America’s Concentration Camps category archive
Persons who were not there are comparing what happened last week (and may continue to happen this and subsequent weeks) to 1968.
I can attest that the only similarity is in the size of the headlines. In 1968, despite the violence and assassinations, there was a feeling of optimism and hope, of persons standing up against the corrupt “system”–a corrupt war, racism and theft of labor, corrupt corporations fouling the air and the water, women subjected by social norms to the whims of men (who were as piggish then as they are now).
The feeling I sense today is desperation and loss, not optimism and hope: Persons attempting to fight off resurgent racism and a militarized “law enforcement” implicitly empowered to execute black and brown folks with impunity; a usurious economy built on leeching the blood from the poor and what’s left of the middle class; a world that will literally drown, becoming engulfed by water as the seas rise from climate change engendered by those willing to sit back and watch the rising tide from their enclaves on the hill; a political establishment held hostage by the forces of reaction, when it’s not actively abetting them.
Other than that, I reckon things are okay.
Shaun Mullen seems slightly more optimistic than I. Here’s a bit of what he wrote; follow the link for the rest:
Yes, there were waves of violence in 1968 as exemplified by the MLK and RFK assassinations, but it also was the year Americans understood the Vietnam War for its awfulness, turned out a morally bankrupt president and were to do the same with his similarly inclined successor a few years later. The civil rights and women’s movements entered the mainstream, and Republicans and Democrats actually got along. When you consider that all those things were positive consequences of a more or less functioning democracy, 1968 actually was a pretty damned good year compared to our present dysfunction.
Trump’s pivot. It’s a thing.
About damned time (more at the link).
“I don’t think I have any other choice,” said Senior Judge Justin Quackenbush, after rejecting the claim of the psychologists’ lawyer that the two are immune from civil liability, according to the Huffington Post.
The lawsuit was first filed in a federal court in Spokane, Washington in October 2015 by Suleiman Abdullah Salim, a Tanzanian citizen, Mohamed Ahmed Ben Soud, a Libyan citizen, and the family of Gul Rahman, an Afghan citizen who froze to death at a secret CIA prison in Kabul. All three men allege that they were subject to some of the harshest physical and psychological torture methods while in CIA custody.
Psychologists James Mitchell and Bruce Jessen, the defendants in the case, were paid $81 million to help teach the CIA torture methods based on past experiments on dogs and were deeply involved in their implementation.
For a measly $81,000,000, they were complicit in throwing a veneer of science over sadism. But the persons truly responsible–those who wrote that $81,000,000 check–will, I am certain, never face any penalty, let alone anything remotely resembling justice.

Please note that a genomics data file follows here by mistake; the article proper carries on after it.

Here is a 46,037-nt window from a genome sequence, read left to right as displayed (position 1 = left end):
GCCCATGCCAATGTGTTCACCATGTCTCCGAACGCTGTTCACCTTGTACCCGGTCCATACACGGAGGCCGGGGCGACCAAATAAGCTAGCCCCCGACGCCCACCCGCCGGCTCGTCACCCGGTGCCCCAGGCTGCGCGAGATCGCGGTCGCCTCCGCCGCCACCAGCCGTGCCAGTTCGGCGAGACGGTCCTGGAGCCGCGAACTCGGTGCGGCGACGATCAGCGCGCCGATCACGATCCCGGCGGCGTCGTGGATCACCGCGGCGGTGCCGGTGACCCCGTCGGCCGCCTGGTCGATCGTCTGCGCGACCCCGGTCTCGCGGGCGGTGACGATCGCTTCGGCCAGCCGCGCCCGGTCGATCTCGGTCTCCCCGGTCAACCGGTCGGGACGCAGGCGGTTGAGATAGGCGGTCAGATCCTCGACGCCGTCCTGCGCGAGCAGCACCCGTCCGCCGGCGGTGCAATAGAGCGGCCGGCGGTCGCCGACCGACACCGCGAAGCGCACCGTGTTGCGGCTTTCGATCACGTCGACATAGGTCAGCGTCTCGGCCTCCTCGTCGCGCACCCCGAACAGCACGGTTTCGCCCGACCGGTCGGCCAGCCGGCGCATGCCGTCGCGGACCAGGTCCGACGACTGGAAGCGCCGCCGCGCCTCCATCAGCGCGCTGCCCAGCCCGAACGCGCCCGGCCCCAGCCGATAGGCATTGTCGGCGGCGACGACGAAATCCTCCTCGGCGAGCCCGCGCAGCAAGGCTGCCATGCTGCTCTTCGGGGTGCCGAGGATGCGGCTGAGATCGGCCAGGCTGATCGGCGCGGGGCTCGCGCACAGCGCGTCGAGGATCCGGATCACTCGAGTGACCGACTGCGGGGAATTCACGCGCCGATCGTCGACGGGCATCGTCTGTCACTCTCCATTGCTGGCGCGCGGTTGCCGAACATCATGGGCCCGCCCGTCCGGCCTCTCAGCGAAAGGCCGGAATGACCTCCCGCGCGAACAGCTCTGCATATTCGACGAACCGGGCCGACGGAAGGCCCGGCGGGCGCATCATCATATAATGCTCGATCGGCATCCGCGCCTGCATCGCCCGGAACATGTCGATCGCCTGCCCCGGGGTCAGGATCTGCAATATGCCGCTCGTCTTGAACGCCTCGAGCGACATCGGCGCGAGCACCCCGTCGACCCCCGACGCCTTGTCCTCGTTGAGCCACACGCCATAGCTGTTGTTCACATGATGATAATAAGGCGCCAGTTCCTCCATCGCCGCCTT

I do think that some of Mr. Cousins’s personal criticism of President Obama is unduly harsh, if not in substance, certainly in tone; hindsight is always etc. and so on. I also suspect that this sheds some light on the deliberations that led to many of the choices that Cousins criticizes.
More than 20 Republican senators rejected a ban on the use of cruel and degrading treatment of prisoners on Tuesday, voting against an ultimately successful measure to permanently prevent a repeat of the CIA’s once secret and now widely-discredited torture program.
The bipartisan amendment reaffirms President Barack Obama’s prohibition of interrogation techniques such as waterboarding and sleep deprivation, which were developed by the CIA under the administration of his predecessor, George W Bush.
The measure passed in the Senate, 78-21.
It will no doubt fail in the House.
The Republican Party has become a vile and loathsome thing, a gibbering monster that slithers and twists in darkness.
Shaun Mullen looks at recently disclosed evidence that the American Psychological Association is complicit in torture and other war crimes. A nugget:
In early June 2004, the report said, a senior APA official issued an invitation to a carefully selected group of psychologists and behavioral scientists inside the government to a private meeting to discuss the Bush administration’s public relations crisis and the role of psychologists in the torture program. Following a meeting, the association issued guidelines that reaffirmed that it was acceptable for its members to be involved in the interrogation program.
Read the rest, and weep.
In a letter to the editor of the Roanoke Times, J. D. Hansard observes:
In 1776, with a seemingly superior army fighting us in our own country and torturing our soldiers who had surrendered, Washington decreed that we would not stoop to the use of torture. He declared that we were better people than that.
After 9/11, we were faced with a group of murderous and cruel enemies, but they had no army, no air force and no navy. They lacked weapons of mass destruction. But Cheney and Bush decreed that the threat to us was so great that we must abandon George Washington’s idealism.
Read the rest.